Patients with advanced cancer who discussed end-of-life care with their doctors earlier in the course of their illness had care that was less aggressive in their last month of life and were more likely to use hospice services. Earlier discussions may help to ensure that care at the end of life is more consistent with patients’ preferences. Yet, on average, these discussions took place about 1 month before a patient died.
Although some patients may wish to have aggressive care at the end of life, “most patients who recognize that their cancer is terminal want to receive less-aggressive care,” stated the lead investigator, Jennifer Mack, MD, MPH, of the Dana-Farber Cancer Institute.
The American Society of Clinical Oncology (ASCO) and other groups recommend that discussions about palliative and end-of-life care begin shortly after advanced cancer has been diagnosed. However, studies have found that such discussions between physicians and patients with advanced cancer are often delayed until late in a patient’s life, if they take place at all.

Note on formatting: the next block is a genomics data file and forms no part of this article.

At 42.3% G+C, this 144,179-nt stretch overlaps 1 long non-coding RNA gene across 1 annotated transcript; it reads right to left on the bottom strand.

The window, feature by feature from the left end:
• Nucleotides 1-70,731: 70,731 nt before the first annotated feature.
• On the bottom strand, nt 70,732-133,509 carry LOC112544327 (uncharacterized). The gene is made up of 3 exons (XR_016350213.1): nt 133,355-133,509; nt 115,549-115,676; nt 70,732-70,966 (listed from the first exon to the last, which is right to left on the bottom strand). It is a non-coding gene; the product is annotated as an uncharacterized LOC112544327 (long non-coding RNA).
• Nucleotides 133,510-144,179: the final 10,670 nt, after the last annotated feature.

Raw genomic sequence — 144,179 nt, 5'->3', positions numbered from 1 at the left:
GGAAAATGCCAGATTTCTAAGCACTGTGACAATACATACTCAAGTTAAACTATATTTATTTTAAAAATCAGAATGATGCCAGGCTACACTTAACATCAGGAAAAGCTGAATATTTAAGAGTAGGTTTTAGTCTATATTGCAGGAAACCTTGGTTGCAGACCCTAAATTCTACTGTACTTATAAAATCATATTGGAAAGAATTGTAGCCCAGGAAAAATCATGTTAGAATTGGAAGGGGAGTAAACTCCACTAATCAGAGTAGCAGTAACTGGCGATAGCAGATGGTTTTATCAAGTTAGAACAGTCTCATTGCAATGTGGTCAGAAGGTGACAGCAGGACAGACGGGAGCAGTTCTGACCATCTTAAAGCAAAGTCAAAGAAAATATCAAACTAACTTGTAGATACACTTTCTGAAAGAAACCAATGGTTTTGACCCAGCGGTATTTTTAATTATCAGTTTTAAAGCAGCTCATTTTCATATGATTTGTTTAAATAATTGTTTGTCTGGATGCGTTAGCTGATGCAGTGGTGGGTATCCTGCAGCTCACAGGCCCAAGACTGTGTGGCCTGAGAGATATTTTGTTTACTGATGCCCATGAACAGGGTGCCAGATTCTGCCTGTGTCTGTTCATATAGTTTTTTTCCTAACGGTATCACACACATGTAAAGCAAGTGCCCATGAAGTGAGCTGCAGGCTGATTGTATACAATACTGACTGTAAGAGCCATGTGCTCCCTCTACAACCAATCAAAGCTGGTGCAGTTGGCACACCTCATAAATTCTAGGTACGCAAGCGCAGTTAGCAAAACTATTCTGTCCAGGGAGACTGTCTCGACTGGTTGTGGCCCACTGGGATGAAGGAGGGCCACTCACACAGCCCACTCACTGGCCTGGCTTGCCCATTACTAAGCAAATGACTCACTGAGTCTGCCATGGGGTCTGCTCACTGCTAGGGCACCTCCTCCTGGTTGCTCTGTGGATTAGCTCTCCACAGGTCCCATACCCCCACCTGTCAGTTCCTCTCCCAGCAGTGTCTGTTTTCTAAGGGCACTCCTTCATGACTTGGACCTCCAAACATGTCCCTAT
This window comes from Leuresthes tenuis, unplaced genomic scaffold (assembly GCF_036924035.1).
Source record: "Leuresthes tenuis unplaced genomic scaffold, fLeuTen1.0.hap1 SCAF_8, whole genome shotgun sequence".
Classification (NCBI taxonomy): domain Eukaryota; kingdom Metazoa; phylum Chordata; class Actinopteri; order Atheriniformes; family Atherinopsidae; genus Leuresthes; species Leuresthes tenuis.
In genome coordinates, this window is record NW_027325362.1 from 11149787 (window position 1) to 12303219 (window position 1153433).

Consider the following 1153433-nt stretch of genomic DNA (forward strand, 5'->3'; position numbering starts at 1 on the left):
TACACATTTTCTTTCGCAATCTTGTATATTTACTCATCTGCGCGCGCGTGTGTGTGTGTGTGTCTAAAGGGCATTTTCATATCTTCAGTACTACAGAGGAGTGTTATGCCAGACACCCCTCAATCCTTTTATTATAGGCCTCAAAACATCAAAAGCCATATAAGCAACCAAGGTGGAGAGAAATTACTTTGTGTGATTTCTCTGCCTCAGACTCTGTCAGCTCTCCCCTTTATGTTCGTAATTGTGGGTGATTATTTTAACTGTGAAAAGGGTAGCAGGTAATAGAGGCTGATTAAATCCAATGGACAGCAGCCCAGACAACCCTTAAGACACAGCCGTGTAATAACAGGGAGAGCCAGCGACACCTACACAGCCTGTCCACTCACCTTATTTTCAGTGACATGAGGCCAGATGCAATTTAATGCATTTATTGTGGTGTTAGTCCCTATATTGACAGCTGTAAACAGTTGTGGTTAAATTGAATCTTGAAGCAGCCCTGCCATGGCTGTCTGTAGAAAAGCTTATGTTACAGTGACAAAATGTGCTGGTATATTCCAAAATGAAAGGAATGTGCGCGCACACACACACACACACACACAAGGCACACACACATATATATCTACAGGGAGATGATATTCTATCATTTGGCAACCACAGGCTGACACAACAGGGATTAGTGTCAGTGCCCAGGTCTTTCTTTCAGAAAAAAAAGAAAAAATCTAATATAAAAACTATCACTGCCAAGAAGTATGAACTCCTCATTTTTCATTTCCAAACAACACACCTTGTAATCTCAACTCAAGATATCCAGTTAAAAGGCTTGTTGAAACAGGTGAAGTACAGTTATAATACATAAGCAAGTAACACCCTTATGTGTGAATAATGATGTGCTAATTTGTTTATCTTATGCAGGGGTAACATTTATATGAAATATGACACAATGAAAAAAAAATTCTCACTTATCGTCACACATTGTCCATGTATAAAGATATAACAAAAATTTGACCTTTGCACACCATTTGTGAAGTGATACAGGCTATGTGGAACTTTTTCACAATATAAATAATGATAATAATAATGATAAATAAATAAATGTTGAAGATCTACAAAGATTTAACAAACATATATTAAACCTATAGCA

This study analyzed interviews with patients (or patient surrogates) and medical records of more than 1,200 patients with end-stage lung or colorectal cancer regarding discussions about end-of-life care, including resuscitation and hospice care. All the patients in the study lived for at least 1 month after diagnosis and were participants in the Cancer Care Outcomes Research and Surveillance Consortium.
Almost half the patients had at least one form of aggressive care in the last month of their lives, with 16% undergoing chemotherapy within the last 2 weeks of life, 40% receiving acute hospital care within the last 30 days of life, and 6% treated in the intensive care unit in the last 30 days of life.
The patients who had end-of-life discussions earlier were much less likely to receive aggressive care and more likely to receive hospice care.
Less-aggressive care near the end of life can clearly benefit patients and their families, Mack commented. Aggressive end-of-life care has been linked to a higher risk of depression among caregivers after the patient has died. For patients, less aggressive care can mean a “better quality of life in their final days, because there is a greater focus on symptom management and they are more often able to receive care in their homes,” she said.
This research was published in Journal of Clinical Oncology (2012; doi:10.1200/JCO.2012.43.6055).